St. Andrews Golf Club: Practice makes perfect in West Chicago
WEST CHICAGO, Ill. -- St. Andrews Golf Club in West Chicago might take the same name of the famed course on the other side of the pond, but it is vastly different in style. This is a traditional well established American facility with a large clubhouse and a fine practice facility.
Joe Jemsek owns and runs the course along with Cog Hill in Lemont, home of the Western Open, and Pine Meadow, in the northern suburbs of Chicago. Much like his other golf courses, the two championship courses at St. Andrews are lined with large trees and dotted with bunkers and ponds on spacious surroundings. The blush greens are in perfect condition with defined slopes and ridges to navigate through.
Much like at his other courses, the belief of "practice makes perfect" runs true at St. Andrews. The 32-acre practice center offers 80-plus tees. It also offers a large chipping area and a huge well-maintained putting surface. "No Embarrassment" clinics are offered for the beginner along with private lessons. St. Andrews keeps its practice facility open all year round, making it one of the best in the area.
The clubhouse is designed to appeal to clients coming in for a sandwich or a small convention. The pro shop is small but well stocked with anything needed to make a round of golf more comfortable. Another great feature offered at St. Andrews is the professional custom club fitting.
With all of these terrific amenities anyone would think the green fees would be outrageous. On the contrary, St. Andrews is one of the best deals in the Midwest. While the gas carts are clean and house a hole-diagram book, because the course is so magnificent, walking is suggested.
The St. Andrews Course is the longer of the two courses measuring 6,400 yards from the middle tees while the Jemsek Course is 6,300 yards. The front tees save golfers close to 500 yards on St. Andrews and almost 1,000 yards on Lakewood. Besides the distances, angles were also taken into account when building the tee boxes. Most of the short tee boxes point the golfer in the right direction while the back tees are cut to face blind spots.
Both courses are marked as well as any course in the area. Instead of playing hard-to-find plates in the middle of the fairways, posts along the rough designate distances 100, 150, 200 and 250.
Pins are also color coordinated by where they sit on the green. These features are what Jemsek is known for, going out of his way to make the course enjoyable for all, not just low handicappers.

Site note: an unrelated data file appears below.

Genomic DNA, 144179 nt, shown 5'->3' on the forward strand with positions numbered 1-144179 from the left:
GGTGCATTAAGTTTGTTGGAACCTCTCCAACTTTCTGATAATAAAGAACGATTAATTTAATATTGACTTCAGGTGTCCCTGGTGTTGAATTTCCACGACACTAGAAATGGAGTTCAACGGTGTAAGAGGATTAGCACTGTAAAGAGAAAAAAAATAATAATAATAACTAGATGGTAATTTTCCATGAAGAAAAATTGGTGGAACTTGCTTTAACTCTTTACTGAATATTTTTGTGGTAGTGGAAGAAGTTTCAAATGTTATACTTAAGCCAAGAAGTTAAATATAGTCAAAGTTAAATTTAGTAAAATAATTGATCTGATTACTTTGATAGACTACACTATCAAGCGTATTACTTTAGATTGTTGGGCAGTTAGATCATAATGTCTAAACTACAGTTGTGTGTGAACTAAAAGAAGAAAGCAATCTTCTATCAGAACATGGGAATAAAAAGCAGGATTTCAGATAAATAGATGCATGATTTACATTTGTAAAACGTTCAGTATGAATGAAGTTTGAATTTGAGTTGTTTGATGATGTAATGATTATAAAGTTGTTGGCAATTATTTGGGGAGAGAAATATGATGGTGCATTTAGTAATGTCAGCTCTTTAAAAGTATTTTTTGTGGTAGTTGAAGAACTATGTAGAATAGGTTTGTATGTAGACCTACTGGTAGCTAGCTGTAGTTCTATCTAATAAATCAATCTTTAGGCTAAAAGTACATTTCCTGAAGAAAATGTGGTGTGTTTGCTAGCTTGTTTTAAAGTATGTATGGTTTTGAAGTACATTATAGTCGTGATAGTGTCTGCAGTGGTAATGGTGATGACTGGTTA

The Jemsek Course opens with a bunch of short, testy par-4s and a par-3 in the first four holes. This par-3 is marked the 16th easiest hole on the scorecard but plays more like one of the five toughest holes on the course. A 194-yarder, this hole asks for a solid iron to a green protected in the front by a massive bunker on the left and large overhanging trees on both sides.
The pin placement is one of the keys on this hole since most golfers will not have a solid putting stroke down this early in the round. A big landing area is in front of the green and gives a conservative player a place to bail out and walk away with a bogie.
The fifth hole on this course is the toughest hole on the front side. A 402-yard par-4 gives the golfer the first taste of the difficulty. This hole features a landing area for tee shots that slopes steeply uphill and gives the golfer either an uneven stance of a blind shot to the green. This type of mounding of the terrain is found throughout the course and might give experienced players at St. Andrews a bit of an advantage.
A bunker is set at about 250 out on the right side. The water on the left side is reachable for big hitters on the left side. The green slopes sharply upward making it important to hit a short high iron below the hole. Anything over this gigantic hole faces a drop-off behind the green.
One of the neatest holes on either course is the 17th on the Jemsek Course. This is a 524-yard monster of a par 5. Out-of-bounds down the left side with a forest on the right gives golfers only one option on the tee -- hit a straight solid drive. Just left of the right-side bunker at 220 yards is a perfect landing area for a short iron set-up shot.
Water comes into play 130 yards from the green, taking the advantage of any long hitter trying to get home in two. If played correctly, the third shot will be a short iron off an even plain into a narrow undulating green. If the pin is in front, any shot above the hole will face double or triple breaking putts.
Another great hole is the last hole on the St. Andrews Course. This hole is a short par 4 that curls around a lake. Measuring 366 yards, this hole is all carry to the fairway over water and gives golfers the bite-off-as-much-as-you-can-chew option. Any drive hit into the left rough will find it tough to get home in regulation, making the smart play a long iron off of the tee.
The second shot will usually have a large ridge on front of it making the last short iron of the day a blind shot into this flat green. With the water in play, plenty of options off of the tee and the blind shots to the green, the 18th is a perfect finishing hole.
St. Andrews is located about an hour southwest of O'Hare and close to an hour from the city. Do not make the long trip a reason not to come out to this wonderful course and facility.